Is globalization helping or hurting the world’s poor?
A coffee farmer inspects his crop in Colombia's southwestern Cauca department. | Flickr: Neil Palmer/ CIAT
There’s no doubt about it- we are living in an increasingly globalized world.
I’m not sure when this happened, historians can’t even agree. 2,000 years ago? 20 years ago? I guess it doesn’t really matter. What matters is that we recognize how the world is changing, and the implications behind it.
So what exactly is globalization? Internet go-to Wikipedia defines it as “the process of international integration arising from the interchange of world views, products, ideas and other aspects of culture.” In other words, globalization means we’re all connected.
In 2015, this manifests itself in many ways. The voting patterns of one country will directly affect people living in another. The choices that American consumers make will directly affect the quality of lives of factory workers in South East Asia. The environmental policies created in India will directly affect climate patterns experienced in Africa. And most importantly, those of us living in metropolitan cities can enjoy Ethiopian, Japanese, and Italian food all in the same day...yum.
The implications of globalization are HUGE.
A jade factory in Beijing, China. | Flickr: UbeIT
So what does this mean for people living in extreme poverty? Is globalization helping or hurting the world’s poorest communities?
I looked to the National Bureau of Economic Research, who recently published Globalization and Poverty. The book is edited by Ann Harrison, with contributions from 15 economists. Here’s what I found out:
Globalization produces both winners and losers among the poor.
Some studies show that globalization has been associated with rising inequality, because the poor do not always share in the gains from trade. An example of this is the coffee trade. Coffee is the second most traded commodity in the world, yet most of its growers only make 10% of what it eventually sells for. However, when farmers have access to credit, technical know-how, and social safety nets such as income support, trade can benefit the world’s poor.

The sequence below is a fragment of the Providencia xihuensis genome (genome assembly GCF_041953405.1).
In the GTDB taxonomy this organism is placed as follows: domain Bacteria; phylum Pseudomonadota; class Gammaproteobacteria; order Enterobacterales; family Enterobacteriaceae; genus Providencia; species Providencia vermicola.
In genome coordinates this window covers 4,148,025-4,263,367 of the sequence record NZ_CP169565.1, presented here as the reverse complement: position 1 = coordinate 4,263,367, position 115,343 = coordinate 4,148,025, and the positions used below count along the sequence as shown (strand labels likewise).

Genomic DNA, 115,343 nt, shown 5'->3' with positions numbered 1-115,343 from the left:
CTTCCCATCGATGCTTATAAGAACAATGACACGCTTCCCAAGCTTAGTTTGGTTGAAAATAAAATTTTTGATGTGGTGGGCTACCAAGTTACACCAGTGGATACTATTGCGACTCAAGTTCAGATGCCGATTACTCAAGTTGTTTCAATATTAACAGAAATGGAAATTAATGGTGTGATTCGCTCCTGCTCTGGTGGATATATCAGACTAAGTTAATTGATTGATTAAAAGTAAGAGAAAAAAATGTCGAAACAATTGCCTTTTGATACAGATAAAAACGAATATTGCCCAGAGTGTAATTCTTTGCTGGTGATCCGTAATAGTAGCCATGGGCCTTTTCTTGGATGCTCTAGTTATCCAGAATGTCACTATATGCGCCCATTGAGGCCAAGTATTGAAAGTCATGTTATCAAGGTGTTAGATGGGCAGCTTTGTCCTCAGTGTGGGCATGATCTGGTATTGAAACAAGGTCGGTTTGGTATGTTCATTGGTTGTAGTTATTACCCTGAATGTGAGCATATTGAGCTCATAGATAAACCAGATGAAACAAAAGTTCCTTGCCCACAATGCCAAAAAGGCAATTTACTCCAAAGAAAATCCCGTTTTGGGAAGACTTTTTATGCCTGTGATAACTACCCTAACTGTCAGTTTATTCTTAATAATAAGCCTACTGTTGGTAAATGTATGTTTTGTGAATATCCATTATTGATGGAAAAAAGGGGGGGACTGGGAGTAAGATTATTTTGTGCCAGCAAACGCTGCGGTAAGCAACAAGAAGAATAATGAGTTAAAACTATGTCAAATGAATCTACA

The book argues that export growth and incoming foreign investment have proven to reduce poverty. But, at the same time, trade and foreign investment alone are not enough to alleviate poverty. Increasing access to education and credit, as well as improved infrastructure, are necessary in order to see real progress. Echoing that idea, Harrison concludes that globalization can benefit people living in extreme poverty, but only if the appropriate complementary policies and institutions are in place.
Global citizens, that’s where we come in.
I personally will never get involved in foreign investment or trade- I’m not particularly interested in business. But you know what I can do? I can use my voice to help ensure that everyone has access to quality education. I can do a little research and use my power as a consumer to support companies that treat their employees well. And I can stand up against policies that promote inequality. We all can!
In today’s globalized world, we no longer have the luxury of saying “well that’s not our problem.” We’re all responsible, and we’re all culpable. And we’re naive if we think that problems experienced far away from us won’t reach us.
Collectively, all of our actions and inactions, have real consequences that can be felt worldwide. It’s our responsibility as global citizens to hold ourselves and our leaders accountable to make thoughtful choices in consideration of others.